There is no simple answer to what it means to be 40, or to age in general for that matter. So it’s appropriate that the frank and funny This Is 40 is an utterly random comedy about “issues” that explode all at once.
To fit something as complicated as a two-hand mid-life crisis into a three-act template would be trite. Apatow admits that the script is largely a series of embarrassing anecdotes and incidents from his life and others, compiled over years.
The thread to this “sort of sequel” to Knocked Up involves that movie’s side characters of Pete and Debbie (Paul Rudd and Leslie Mann), who always were surrogates for Apatow and his real-life wife Mann, to the extent that the couple’s real-life daughters did and do play Pete and Debbie’s daughters onscreen. As it happens, they are both about to turn 40 here.
(The only other Knocked Up characters, it appears, are Charlene Yi’s character of Jodi, now a spacy retail clerk, and Jason Segel’s Jason, who’s now a personal trainer).
The tone of the movie is set with an opening argument, over Pete’s use of Viagra – which Debbie interprets as a comment on her unattractiveness. The dialogue is sharp, and it is the first of many loud exchanges over a perceived loss of intimacy (Pete likes to hide from his family in the bathroom, playing Scrabble on his iPad while sitting on the toilet. Insisting he’s there for real, Debbie asks “Who takes a half-hour to take a crap?” - “John Goodman,” Pete responds).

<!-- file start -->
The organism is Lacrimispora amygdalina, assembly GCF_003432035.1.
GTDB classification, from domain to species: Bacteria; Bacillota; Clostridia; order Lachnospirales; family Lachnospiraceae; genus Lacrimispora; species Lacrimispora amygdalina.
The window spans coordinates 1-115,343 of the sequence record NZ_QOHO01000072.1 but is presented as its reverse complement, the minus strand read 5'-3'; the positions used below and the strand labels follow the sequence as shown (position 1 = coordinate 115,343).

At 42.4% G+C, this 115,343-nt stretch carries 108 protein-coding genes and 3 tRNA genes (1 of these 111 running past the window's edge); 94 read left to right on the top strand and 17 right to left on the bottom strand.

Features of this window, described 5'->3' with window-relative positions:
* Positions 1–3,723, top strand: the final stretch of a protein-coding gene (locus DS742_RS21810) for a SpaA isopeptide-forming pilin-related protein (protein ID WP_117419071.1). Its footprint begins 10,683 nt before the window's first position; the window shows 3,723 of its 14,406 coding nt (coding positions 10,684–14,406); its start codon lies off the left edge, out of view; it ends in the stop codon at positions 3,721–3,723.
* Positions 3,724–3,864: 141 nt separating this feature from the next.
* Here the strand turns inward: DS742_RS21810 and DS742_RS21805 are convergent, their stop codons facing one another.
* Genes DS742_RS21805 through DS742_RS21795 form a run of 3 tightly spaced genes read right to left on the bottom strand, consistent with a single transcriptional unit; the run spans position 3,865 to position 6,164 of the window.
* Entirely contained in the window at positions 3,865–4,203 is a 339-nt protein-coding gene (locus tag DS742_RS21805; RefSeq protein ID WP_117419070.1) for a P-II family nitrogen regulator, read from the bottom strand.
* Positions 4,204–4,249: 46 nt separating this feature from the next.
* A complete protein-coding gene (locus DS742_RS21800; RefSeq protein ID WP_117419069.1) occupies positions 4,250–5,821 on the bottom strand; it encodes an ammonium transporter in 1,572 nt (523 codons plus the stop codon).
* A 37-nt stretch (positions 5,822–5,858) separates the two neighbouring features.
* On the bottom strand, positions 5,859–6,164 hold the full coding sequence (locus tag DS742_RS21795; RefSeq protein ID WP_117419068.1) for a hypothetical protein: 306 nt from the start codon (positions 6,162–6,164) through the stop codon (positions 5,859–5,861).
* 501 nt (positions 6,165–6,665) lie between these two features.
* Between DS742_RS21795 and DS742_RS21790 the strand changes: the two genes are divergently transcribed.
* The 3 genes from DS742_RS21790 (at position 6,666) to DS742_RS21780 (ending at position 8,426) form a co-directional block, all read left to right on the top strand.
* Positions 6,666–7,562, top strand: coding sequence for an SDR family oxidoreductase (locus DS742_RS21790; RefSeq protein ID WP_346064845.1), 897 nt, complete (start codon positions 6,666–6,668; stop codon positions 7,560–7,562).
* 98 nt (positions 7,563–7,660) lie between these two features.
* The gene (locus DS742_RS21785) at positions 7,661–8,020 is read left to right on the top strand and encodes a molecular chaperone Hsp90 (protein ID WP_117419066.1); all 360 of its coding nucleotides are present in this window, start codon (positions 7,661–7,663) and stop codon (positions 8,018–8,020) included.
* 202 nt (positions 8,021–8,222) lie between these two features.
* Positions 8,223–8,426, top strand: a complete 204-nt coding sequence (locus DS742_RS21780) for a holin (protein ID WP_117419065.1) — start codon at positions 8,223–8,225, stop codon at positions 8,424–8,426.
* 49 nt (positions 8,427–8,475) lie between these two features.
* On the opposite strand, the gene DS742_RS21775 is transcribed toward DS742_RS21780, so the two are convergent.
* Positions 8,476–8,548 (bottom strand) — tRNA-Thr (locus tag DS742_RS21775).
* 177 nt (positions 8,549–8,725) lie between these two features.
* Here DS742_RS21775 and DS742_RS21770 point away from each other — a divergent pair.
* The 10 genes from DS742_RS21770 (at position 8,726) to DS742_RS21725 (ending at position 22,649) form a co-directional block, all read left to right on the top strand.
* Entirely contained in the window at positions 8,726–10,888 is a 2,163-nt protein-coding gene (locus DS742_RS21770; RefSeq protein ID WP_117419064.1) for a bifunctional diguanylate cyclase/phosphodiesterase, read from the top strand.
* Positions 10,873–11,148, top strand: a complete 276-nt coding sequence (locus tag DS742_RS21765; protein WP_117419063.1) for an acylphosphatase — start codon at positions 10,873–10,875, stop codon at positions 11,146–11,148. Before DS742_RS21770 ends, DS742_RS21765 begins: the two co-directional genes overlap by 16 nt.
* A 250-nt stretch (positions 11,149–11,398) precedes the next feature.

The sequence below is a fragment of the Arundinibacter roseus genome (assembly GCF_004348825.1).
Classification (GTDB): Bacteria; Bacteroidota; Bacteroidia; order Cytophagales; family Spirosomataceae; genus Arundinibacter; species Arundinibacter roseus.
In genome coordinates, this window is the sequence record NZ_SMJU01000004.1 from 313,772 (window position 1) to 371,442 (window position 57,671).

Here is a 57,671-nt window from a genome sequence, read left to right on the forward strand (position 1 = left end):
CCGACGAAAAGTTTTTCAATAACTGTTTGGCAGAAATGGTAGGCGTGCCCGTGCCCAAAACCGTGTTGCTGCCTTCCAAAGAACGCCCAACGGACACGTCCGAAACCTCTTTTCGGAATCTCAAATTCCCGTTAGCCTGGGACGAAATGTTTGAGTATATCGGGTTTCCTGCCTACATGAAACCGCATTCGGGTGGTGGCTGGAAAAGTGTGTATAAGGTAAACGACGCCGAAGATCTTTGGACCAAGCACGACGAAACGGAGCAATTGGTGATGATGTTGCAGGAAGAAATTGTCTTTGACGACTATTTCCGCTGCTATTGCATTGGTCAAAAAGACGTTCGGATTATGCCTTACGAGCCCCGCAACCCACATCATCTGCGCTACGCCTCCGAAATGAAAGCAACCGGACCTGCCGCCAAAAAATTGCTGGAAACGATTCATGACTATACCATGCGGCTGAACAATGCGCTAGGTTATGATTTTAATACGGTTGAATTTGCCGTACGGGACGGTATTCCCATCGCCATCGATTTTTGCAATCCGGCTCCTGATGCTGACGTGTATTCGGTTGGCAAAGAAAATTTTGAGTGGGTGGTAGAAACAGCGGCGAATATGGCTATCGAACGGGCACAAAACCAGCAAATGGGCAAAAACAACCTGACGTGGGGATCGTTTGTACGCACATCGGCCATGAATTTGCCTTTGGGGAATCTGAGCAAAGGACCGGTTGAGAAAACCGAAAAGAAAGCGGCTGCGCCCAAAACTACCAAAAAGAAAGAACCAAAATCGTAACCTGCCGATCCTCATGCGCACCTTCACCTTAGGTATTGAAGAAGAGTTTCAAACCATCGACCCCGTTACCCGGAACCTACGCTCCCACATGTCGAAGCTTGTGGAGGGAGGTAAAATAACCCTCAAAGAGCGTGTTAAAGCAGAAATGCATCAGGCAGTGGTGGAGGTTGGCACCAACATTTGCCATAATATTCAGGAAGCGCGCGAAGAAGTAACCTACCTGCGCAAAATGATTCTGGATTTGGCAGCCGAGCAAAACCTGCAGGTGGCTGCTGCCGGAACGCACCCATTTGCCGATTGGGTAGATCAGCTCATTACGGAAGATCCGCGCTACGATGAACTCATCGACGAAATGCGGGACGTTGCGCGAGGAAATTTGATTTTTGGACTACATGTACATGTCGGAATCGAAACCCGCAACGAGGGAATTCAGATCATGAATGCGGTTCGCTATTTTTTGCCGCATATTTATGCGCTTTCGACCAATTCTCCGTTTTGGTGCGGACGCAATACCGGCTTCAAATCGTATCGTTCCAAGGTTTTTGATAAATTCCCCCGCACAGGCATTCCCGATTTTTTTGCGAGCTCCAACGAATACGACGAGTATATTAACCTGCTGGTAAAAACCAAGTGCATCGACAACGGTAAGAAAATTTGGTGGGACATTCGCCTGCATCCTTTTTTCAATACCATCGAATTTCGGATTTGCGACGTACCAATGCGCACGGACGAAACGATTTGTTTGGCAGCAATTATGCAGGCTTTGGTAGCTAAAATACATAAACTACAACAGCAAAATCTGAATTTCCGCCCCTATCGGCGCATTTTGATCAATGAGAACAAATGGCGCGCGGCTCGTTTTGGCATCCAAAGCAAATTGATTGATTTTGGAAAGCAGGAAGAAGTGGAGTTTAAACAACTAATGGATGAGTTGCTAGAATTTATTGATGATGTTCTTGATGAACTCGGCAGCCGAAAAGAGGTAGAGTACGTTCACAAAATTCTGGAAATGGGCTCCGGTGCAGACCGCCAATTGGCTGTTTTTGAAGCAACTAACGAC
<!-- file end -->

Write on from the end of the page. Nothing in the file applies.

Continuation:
This leads to the revelation of a dizzying array of side problems. Pete is a career record exec, an aging hipster who’s started his own label and is betting everything on a reunion of Graham Parker & the Rumour (if you said ‘Who?’ you may be too young for this movie). Debbie is running a struggling boutique, and suspects she’s being robbed by one of her two employees (Yi and Megan Fox).
There are parents. Pete’s dad (Albert Brooks) has become a new dad himself, and his sponging off his son to feed a second family, while’s Debbie’s dad (John Lithgow) is estranged and has a second family of his own.
There are the Wi-Fi’ed kids – including a pubescent daughter who may be being harassed by a boy online, prompting Debbie to messily stick her nose into tween politics.
It all contributes to a typically long two-hour-plus Apatow film (with one big family-wide, last-act domestic meltdown).
As one who’s seen 40 come and go, I can attest that the movie never rings a false note (though hiding in the bathroom is an indication of a pressing need for an off-limits “man-cave” that most guys would have addressed years earlier). The characters’ arc is ultimately sweet and self-aware.
Now how about telling us what happened to Ben (Seth Rogen) and Alison (Katherine Heigl)?